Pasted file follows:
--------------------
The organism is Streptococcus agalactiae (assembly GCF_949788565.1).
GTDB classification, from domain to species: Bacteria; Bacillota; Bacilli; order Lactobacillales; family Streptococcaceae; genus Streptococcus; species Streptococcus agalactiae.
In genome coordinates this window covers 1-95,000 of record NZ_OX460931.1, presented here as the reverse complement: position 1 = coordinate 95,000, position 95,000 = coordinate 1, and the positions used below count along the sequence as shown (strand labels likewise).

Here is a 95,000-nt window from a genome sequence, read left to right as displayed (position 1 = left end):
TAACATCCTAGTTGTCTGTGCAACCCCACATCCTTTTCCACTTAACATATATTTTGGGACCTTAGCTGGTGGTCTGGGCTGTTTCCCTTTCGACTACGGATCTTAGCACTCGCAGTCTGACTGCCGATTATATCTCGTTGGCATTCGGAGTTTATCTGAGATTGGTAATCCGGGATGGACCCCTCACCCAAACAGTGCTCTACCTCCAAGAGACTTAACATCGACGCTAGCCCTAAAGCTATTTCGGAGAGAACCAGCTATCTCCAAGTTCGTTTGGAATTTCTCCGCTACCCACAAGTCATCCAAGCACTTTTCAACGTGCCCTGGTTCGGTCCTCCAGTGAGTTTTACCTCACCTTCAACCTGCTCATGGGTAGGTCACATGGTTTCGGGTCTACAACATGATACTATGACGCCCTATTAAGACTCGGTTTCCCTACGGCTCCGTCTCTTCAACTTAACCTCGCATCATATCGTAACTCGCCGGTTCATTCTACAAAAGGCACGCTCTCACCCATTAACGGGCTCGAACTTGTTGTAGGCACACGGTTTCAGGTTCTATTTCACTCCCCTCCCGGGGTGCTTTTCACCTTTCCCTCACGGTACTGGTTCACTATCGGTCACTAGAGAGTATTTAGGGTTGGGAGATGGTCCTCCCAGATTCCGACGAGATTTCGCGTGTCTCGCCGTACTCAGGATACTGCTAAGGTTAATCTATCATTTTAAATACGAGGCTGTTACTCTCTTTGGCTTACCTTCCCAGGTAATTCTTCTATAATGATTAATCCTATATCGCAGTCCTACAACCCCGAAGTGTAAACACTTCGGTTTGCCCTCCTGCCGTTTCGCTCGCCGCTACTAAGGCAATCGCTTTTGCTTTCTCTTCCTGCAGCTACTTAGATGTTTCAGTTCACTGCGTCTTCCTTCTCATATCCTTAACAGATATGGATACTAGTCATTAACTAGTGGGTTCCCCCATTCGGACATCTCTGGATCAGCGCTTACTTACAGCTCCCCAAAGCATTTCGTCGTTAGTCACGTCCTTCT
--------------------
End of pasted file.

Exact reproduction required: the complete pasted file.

The organism is Streptococcus agalactiae (assembly GCF_949788565.1).
GTDB classification, from domain to species: Bacteria; Bacillota; Bacilli; order Lactobacillales; family Streptococcaceae; genus Streptococcus; species Streptococcus agalactiae.
In genome coordinates this window covers 1-95,000 of record NZ_OX460931.1, presented here as the reverse complement: position 1 = coordinate 95,000, position 95,000 = coordinate 1, and the positions used below count along the sequence as shown (strand labels likewise).

Here is a 95,000-nt window from a genome sequence, read left to right as displayed (position 1 = left end):
TAACATCCTAGTTGTCTGTGCAACCCCACATCCTTTTCCACTTAACATATATTTTGGGACCTTAGCTGGTGGTCTGGGCTGTTTCCCTTTCGACTACGGATCTTAGCACTCGCAGTCTGACTGCCGATTATATCTCGTTGGCATTCGGAGTTTATCTGAGATTGGTAATCCGGGATGGACCCCTCACCCAAACAGTGCTCTACCTCCAAGAGACTTAACATCGACGCTAGCCCTAAAGCTATTTCGGAGAGAACCAGCTATCTCCAAGTTCGTTTGGAATTTCTCCGCTACCCACAAGTCATCCAAGCACTTTTCAACGTGCCCTGGTTCGGTCCTCCAGTGAGTTTTACCTCACCTTCAACCTGCTCATGGGTAGGTCACATGGTTTCGGGTCTACAACATGATACTATGACGCCCTATTAAGACTCGGTTTCCCTACGGCTCCGTCTCTTCAACTTAACCTCGCATCATATCGTAACTCGCCGGTTCATTCTACAAAAGGCACGCTCTCACCCATTAACGGGCTCGAACTTGTTGTAGGCACACGGTTTCAGGTTCTATTTCACTCCCCTCCCGGGGTGCTTTTCACCTTTCCCTCACGGTACTGGTTCACTATCGGTCACTAGAGAGTATTTAGGGTTGGGAGATGGTCCTCCCAGATTCCGACGAGATTTCGCGTGTCTCGCCGTACTCAGGATACTGCTAAGGTTAATCTATCATTTTAAATACGAGGCTGTTACTCTCTTTGGCTTACCTTCCCAGGTAATTCTTCTATAATGATTAATCCTATATCGCAGTCCTACAACCCCGAAGTGTAAACACTTCGGTTTGCCCTCCTGCCGTTTCGCTCGCCGCTACTAAGGCAATCGCTTTTGCTTTCTCTTCCTGCAGCTACTTAGATGTTTCAGTTCACTGCGTCTTCCTTCTCATATCCTTAACAGATATGGATACTAGTCATTAACTAGTGGGTTCCCCCATTCGGACATCTCTGGATCAGCGCTTACTTACAGCTCCCCAAAGCATTTCGTCGTTAGTCACGTCCTTCT